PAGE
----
Abstract 107: Flow-Diversion for Ophthalmic Segment Aneurysms. Clinical/Angiographic Outcomes and the Fate of the Ophthalmic Artery
Introduction: Flow diverters have emerged as an important tool in the management of intracranial aneurysms. This study aims to assess the visual outcomes, the obliteration rate and the need for retreatment of ophthalmic segment aneurysms (OSA) treated by the pipeline embolization device (PED). The study also systematically assesses a crucial issue with the use of flow diverters namely the patency of the ophthalmic artery (OA).
Methods: Forty-one patients harboring 44 OSA treated by flow-diversion and 95 patients with internal carotid artery (ICA) aneurysms who had one or more PEDs covering the OA and in whom angiographic follow-up was available were identified. Complication rates, the need for re-treatment, aneurysm occlusion rates, the evolution of visual symptoms, and the evolution of headache/retro-orbital pain were registered. The patency of the OA at follow-up was systematically evaluated by two investigators.
Results: The technical success rate was 100% for OSA. The complication rate was 2.27% and the mortality rate was 0%. At final angiographic follow-up, 77.27% of patients with OSA had complete occlusion, 6.81% had near-complete occlusion, and 15.90% had incomplete occlusion. Of symptomatic OSA, complete resolution or significant improvement was noted in 72.72%, while worsening of symptoms occurred in 4.54%. Also, 22% of patients had no significant changes in their symptoms. Of 95 patients with ICA aneurysms, the OA was covered by 1 PED in 81 patients (85%) and by 2 PEDs in 14 patients (15%). Mean angiographic follow-up time was 7.5 months. At the latest follow-up, the OA remained patient in 85 patients (89%), showed diminished flow in 4 patients (4%), and was occluded in 6 patients (7%). Only one patient (1%) had clinical symptoms related to OA occlusion. In multivariable analysis, younger age, larger aneurysm size and coverage by more than 1 device predicted OA occlusion.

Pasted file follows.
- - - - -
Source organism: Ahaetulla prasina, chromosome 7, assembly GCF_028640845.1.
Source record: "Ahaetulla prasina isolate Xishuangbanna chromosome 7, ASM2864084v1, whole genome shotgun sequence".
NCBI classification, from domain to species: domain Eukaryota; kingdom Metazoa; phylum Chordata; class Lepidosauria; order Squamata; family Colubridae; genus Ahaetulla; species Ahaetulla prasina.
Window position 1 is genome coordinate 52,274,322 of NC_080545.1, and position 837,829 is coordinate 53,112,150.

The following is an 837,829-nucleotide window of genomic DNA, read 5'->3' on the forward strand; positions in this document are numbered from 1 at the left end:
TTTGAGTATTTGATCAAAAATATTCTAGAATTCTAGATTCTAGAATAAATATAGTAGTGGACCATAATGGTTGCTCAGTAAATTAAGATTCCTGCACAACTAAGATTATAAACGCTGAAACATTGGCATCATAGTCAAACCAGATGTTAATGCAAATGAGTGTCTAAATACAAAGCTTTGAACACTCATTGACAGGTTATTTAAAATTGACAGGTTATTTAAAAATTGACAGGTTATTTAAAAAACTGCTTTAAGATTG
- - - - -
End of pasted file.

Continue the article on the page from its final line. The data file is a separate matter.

Conclusion: Flow-diversion appears to be an appealing option for OSA. The PED also preserves the patency of the OA in most cases. The occlusion of the OA in the few cases where it occurs is usually a clinically irrelevant event. Minimizing the number of PEDs across the OA is a crucial factor to preserve its patency.
Author Disclosures: N. Chalouhi: None. M. Zanaty: None. S. Tjoumakaris: None. R. Starke: None. D. Hasan: None. R. Rosenwasser: None. P. Jabbour: None.
- © 2015 by American Heart Association, Inc.